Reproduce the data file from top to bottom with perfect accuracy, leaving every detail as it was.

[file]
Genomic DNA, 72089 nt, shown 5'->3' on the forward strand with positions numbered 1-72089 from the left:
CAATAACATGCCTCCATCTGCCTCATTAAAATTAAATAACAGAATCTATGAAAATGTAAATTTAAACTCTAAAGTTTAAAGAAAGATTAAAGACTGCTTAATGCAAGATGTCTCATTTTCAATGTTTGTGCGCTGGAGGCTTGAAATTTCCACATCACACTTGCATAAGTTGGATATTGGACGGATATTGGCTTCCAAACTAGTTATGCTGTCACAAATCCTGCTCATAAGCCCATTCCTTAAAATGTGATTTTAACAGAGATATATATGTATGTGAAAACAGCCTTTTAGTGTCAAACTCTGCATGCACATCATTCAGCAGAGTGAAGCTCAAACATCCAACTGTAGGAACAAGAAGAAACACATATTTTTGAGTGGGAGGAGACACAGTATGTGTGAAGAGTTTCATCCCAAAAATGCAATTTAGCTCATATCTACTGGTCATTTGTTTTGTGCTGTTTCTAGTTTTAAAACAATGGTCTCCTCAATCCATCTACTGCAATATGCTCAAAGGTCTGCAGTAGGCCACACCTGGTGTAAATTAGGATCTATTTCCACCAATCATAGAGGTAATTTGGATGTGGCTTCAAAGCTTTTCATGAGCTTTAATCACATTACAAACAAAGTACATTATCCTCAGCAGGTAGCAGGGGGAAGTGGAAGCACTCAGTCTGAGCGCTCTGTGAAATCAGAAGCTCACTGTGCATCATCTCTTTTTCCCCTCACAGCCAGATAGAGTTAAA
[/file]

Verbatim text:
Genomic DNA, 72089 nt, shown 5'->3' on the forward strand with positions numbered 1-72089 from the left:
CAATAACATGCCTCCATCTGCCTCATTAAAATTAAATAACAGAATCTATGAAAATGTAAATTTAAACTCTAAAGTTTAAAGAAAGATTAAAGACTGCTTAATGCAAGATGTCTCATTTTCAATGTTTGTGCGCTGGAGGCTTGAAATTTCCACATCACACTTGCATAAGTTGGATATTGGACGGATATTGGCTTCCAAACTAGTTATGCTGTCACAAATCCTGCTCATAAGCCCATTCCTTAAAATGTGATTTTAACAGAGATATATATGTATGTGAAAACAGCCTTTTAGTGTCAAACTCTGCATGCACATCATTCAGCAGAGTGAAGCTCAAACATCCAACTGTAGGAACAAGAAGAAACACATATTTTTGAGTGGGAGGAGACACAGTATGTGTGAAGAGTTTCATCCCAAAAATGCAATTTAGCTCATATCTACTGGTCATTTGTTTTGTGCTGTTTCTAGTTTTAAAACAATGGTCTCCTCAATCCATCTACTGCAATATGCTCAAAGGTCTGCAGTAGGCCACACCTGGTGTAAATTAGGATCTATTTCCACCAATCATAGAGGTAATTTGGATGTGGCTTCAAAGCTTTTCATGAGCTTTAATCACATTACAAACAAAGTACATTATCCTCAGCAGGTAGCAGGGGGAAGTGGAAGCACTCAGTCTGAGCGCTCTGTGAAATCAGAAGCTCACTGTGCATCATCTCTTTTTCCCCTCACAGCCAGATAGAGTTAAA